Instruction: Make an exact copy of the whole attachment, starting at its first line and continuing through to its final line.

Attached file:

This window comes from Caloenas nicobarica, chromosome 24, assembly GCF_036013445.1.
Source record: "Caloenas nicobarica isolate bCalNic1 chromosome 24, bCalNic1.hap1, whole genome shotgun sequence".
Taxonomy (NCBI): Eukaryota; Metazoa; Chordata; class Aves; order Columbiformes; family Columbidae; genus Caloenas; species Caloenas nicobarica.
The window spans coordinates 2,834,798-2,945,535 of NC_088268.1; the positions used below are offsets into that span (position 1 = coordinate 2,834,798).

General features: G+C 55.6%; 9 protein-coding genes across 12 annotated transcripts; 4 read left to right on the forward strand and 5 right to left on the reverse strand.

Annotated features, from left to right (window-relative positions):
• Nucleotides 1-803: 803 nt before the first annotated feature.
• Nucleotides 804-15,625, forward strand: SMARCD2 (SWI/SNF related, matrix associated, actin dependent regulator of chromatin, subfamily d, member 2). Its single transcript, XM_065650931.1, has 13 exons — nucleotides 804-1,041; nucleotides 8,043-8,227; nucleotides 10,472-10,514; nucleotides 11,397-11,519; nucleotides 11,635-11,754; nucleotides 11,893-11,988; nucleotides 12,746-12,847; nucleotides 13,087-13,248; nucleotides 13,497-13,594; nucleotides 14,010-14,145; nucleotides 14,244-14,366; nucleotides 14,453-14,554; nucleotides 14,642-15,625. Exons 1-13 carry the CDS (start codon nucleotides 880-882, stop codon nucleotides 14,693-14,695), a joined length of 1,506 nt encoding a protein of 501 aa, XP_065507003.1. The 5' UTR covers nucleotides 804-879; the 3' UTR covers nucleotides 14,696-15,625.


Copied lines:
This window comes from Caloenas nicobarica, chromosome 24, assembly GCF_036013445.1.
Source record: "Caloenas nicobarica isolate bCalNic1 chromosome 24, bCalNic1.hap1, whole genome shotgun sequence".
Taxonomy (NCBI): Eukaryota; Metazoa; Chordata; class Aves; order Columbiformes; family Columbidae; genus Caloenas; species Caloenas nicobarica.
The window spans coordinates 2,834,798-2,945,535 of NC_088268.1; the positions used below are offsets into that span (position 1 = coordinate 2,834,798).

General features: G+C 55.6%; 9 protein-coding genes across 12 annotated transcripts; 4 read left to right on the forward strand and 5 right to left on the reverse strand.

Annotated features, from left to right (window-relative positions):
• Nucleotides 1-803: 803 nt before the first annotated feature.
• Nucleotides 804-15,625, forward strand: SMARCD2 (SWI/SNF related, matrix associated, actin dependent regulator of chromatin, subfamily d, member 2). Its single transcript, XM_065650931.1, has 13 exons — nucleotides 804-1,041; nucleotides 8,043-8,227; nucleotides 10,472-10,514; nucleotides 11,397-11,519; nucleotides 11,635-11,754; nucleotides 11,893-11,988; nucleotides 12,746-12,847; nucleotides 13,087-13,248; nucleotides 13,497-13,594; nucleotides 14,010-14,145; nucleotides 14,244-14,366; nucleotides 14,453-14,554; nucleotides 14,642-15,625. Exons 1-13 carry the CDS (start codon nucleotides 880-882, stop codon nucleotides 14,693-14,695), a joined length of 1,506 nt encoding a protein of 501 aa, XP_065507003.1. The 5' UTR covers nucleotides 804-879; the 3' UTR covers nucleotides 14,696-15,625.